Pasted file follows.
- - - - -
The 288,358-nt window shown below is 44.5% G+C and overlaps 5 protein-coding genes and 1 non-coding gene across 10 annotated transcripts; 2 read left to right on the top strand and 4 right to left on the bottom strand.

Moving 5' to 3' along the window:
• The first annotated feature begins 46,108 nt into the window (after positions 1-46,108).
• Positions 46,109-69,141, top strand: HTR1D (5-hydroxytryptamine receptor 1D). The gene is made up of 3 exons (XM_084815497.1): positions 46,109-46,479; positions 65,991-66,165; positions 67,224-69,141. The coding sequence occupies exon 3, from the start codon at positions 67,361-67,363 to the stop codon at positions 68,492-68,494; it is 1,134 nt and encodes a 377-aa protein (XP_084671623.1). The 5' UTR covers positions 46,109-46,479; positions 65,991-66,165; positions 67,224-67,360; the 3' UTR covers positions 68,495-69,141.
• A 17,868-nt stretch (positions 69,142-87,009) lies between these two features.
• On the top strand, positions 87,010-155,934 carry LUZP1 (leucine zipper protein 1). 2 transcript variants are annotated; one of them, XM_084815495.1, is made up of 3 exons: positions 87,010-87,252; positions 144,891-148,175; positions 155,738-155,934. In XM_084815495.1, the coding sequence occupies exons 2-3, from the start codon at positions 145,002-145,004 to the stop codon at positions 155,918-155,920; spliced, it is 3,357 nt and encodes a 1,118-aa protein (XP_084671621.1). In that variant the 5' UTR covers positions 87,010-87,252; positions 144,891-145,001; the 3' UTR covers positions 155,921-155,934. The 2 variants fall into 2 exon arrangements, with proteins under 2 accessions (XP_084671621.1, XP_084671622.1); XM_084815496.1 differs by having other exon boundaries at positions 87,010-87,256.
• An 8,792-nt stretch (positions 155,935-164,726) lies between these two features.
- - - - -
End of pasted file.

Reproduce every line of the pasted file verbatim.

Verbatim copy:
The 288,358-nt window shown below is 44.5% G+C and overlaps 5 protein-coding genes and 1 non-coding gene across 10 annotated transcripts; 2 read left to right on the top strand and 4 right to left on the bottom strand.

Moving 5' to 3' along the window:
• The first annotated feature begins 46,108 nt into the window (after positions 1-46,108).
• Positions 46,109-69,141, top strand: HTR1D (5-hydroxytryptamine receptor 1D). The gene is made up of 3 exons (XM_084815497.1): positions 46,109-46,479; positions 65,991-66,165; positions 67,224-69,141. The coding sequence occupies exon 3, from the start codon at positions 67,361-67,363 to the stop codon at positions 68,492-68,494; it is 1,134 nt and encodes a 377-aa protein (XP_084671623.1). The 5' UTR covers positions 46,109-46,479; positions 65,991-66,165; positions 67,224-67,360; the 3' UTR covers positions 68,495-69,141.
• A 17,868-nt stretch (positions 69,142-87,009) lies between these two features.
• On the top strand, positions 87,010-155,934 carry LUZP1 (leucine zipper protein 1). 2 transcript variants are annotated; one of them, XM_084815495.1, is made up of 3 exons: positions 87,010-87,252; positions 144,891-148,175; positions 155,738-155,934. In XM_084815495.1, the coding sequence occupies exons 2-3, from the start codon at positions 145,002-145,004 to the stop codon at positions 155,918-155,920; spliced, it is 3,357 nt and encodes a 1,118-aa protein (XP_084671621.1). In that variant the 5' UTR covers positions 87,010-87,252; positions 144,891-145,001; the 3' UTR covers positions 155,921-155,934. The 2 variants fall into 2 exon arrangements, with proteins under 2 accessions (XP_084671621.1, XP_084671622.1); XM_084815496.1 differs by having other exon boundaries at positions 87,010-87,256.
• An 8,792-nt stretch (positions 155,935-164,726) lies between these two features.